The AU Senior Trade Officials meet on Continental Free Trade Area

The African Union (AU) Senior Trade Officials meeting have started in Rwanda to consider the concluded legal instruments to establish the African Continental Free Trade Area (AfCFTA).

January 2018, the Assembly of African Union Heads of state and government unanimously decided to hold an Extra-ordinary Summit on 21st March to sign agreement and protocols establishing the African Continental Free Trade Area and thereafter Launch it.

Commissioner of Trade and Industry, Albert M. Muchanga,”We meet in Rwanda today to prepare for the Extra-Ordinary Summit and also continue the historic journey of Africa creating her future,” said.

In January this year the AU summit approved the protocol establishing a free movement of people, free movements of goods, and we are very close to coming up with African passport. African countries launched the Single African Air Transport Market (SAATM) initiative by the African Union (AU), which means RwandAir can fly to any part of continent without any problems and other Airline can do the same. We are making a very competitive market. This is why we are here. We are drawing the map of Africa to make it a one single market.

The negotiations for a Continental Free Trade Agreement were launched in June 2015, in Johannesburg, South Africa.

Intra-Africa trade and an integrated market in Africa will see a market of over 1 billion people with a GDP of approximately US$2.6 trillion.

The African Continental Free Trade Area meeting in Kigali, Rwanda, at Serena Hotel The African Continental Free Trade Area meeting in Kigali, Rwanda, at Serena Hotel

The AfCFTA is being pursued under the development integration approach that combines market integration with industrial and infrastructure development to address Africa’s productive capacity and supply-side constraints; promote the diversification of Africa’s export base from dependence on raw materials to value-added products; as well as alleviate the chronic infrastructure deficit in Africa.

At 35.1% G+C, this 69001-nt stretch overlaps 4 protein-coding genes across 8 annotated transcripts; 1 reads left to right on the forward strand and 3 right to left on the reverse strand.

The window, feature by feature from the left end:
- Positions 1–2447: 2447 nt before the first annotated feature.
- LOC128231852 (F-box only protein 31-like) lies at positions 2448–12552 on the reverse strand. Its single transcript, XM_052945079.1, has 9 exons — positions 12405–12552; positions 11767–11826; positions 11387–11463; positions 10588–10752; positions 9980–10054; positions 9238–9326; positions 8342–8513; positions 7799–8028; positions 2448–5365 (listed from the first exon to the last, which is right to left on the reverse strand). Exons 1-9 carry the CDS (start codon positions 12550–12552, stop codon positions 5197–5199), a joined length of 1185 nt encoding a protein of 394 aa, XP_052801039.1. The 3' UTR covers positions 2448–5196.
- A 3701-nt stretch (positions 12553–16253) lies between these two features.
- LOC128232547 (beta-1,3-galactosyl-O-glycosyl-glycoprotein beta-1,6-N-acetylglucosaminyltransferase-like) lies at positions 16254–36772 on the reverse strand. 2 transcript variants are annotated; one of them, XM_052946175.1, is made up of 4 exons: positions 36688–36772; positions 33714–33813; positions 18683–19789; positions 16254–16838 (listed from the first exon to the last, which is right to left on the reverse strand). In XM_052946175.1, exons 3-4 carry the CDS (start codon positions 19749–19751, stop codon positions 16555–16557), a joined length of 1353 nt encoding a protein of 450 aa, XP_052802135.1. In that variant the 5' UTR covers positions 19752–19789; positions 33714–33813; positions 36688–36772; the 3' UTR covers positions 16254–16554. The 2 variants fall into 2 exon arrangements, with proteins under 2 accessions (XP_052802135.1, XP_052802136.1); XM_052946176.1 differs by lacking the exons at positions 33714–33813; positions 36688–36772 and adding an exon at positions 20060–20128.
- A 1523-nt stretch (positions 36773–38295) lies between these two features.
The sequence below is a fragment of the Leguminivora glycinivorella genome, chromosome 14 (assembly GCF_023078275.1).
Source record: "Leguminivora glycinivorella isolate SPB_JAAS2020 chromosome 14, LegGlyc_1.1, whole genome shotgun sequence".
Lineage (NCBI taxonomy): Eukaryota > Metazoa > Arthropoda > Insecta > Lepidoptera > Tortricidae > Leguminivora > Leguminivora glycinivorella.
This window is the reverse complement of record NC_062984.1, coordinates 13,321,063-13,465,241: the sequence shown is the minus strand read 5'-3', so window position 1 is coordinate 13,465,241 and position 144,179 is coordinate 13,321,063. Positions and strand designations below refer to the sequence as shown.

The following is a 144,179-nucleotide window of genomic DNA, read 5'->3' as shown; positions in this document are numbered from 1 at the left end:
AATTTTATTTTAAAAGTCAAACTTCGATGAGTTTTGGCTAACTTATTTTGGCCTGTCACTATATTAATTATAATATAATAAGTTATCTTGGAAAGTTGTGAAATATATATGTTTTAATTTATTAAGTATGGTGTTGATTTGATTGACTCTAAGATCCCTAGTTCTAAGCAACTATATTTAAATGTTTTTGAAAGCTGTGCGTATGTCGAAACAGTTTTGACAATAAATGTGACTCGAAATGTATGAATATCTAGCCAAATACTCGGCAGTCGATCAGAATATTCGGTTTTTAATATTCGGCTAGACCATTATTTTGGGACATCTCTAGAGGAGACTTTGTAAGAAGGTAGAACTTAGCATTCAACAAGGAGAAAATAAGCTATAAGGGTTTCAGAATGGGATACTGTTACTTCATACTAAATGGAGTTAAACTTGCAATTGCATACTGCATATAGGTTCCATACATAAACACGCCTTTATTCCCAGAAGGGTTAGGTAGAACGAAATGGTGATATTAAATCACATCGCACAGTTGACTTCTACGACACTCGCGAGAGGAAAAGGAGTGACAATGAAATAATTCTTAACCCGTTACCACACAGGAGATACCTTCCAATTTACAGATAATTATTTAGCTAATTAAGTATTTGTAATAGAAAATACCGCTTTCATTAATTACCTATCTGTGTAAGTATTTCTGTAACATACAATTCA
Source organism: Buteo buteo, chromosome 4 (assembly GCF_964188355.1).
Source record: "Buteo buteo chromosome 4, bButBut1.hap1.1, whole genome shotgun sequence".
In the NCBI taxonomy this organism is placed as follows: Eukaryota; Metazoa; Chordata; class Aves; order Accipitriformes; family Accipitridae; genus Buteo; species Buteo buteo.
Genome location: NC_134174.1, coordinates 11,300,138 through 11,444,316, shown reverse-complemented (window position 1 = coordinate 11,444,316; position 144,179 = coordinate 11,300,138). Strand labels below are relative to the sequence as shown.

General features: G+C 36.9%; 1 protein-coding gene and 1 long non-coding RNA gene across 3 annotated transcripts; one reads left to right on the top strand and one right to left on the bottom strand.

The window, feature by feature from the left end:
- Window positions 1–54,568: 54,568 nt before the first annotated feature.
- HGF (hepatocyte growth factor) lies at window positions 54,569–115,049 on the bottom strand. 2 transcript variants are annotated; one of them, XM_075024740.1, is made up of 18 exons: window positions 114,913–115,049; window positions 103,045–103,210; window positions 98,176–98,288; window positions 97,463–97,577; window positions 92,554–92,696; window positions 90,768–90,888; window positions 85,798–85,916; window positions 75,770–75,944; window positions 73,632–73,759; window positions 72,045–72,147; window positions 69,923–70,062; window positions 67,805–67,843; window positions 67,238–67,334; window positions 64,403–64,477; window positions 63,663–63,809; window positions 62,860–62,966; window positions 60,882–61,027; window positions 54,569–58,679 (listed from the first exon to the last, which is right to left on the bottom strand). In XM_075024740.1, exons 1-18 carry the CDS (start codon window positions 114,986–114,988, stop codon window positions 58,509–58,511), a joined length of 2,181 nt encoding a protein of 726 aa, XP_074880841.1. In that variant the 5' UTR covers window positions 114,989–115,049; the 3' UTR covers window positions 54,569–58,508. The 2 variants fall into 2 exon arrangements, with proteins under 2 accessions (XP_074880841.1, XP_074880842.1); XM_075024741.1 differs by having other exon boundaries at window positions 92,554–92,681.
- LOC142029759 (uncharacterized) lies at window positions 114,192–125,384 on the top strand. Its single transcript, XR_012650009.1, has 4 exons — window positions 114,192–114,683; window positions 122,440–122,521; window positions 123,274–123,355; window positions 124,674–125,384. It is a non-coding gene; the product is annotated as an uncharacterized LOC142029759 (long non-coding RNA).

Most importantly, the AfCFTA is expected to facilitate the movement of goods and services among African countries. It will also result in the harmonization of customs documentation and processes, thus enhancing trade facilitation.

The AfCFTA will also establish an effective and functional dispute settlement mechanism to deal with trade disputes arising from the commitments countries will undertake.

The AfCFTA is not a stand-alone initiative. It is aligned with the goals of other AU programs crucial for the development and interconnection of the continent. These programs include the Agenda 2063, Program for the Infrastructural Development of Africa (PIDA), the Action Plan for the Accelerated Industrial Development Africa (AIDA), Action Plan for Boosting Intra-African Trade (BIAT), and the Comprehensive Africa Agriculture Development Programme (CAADP), among others. Essentially, the AfCFTA does not replicate, replace or reinvent the existing continental programs but should complement them.

Nkusi Leo

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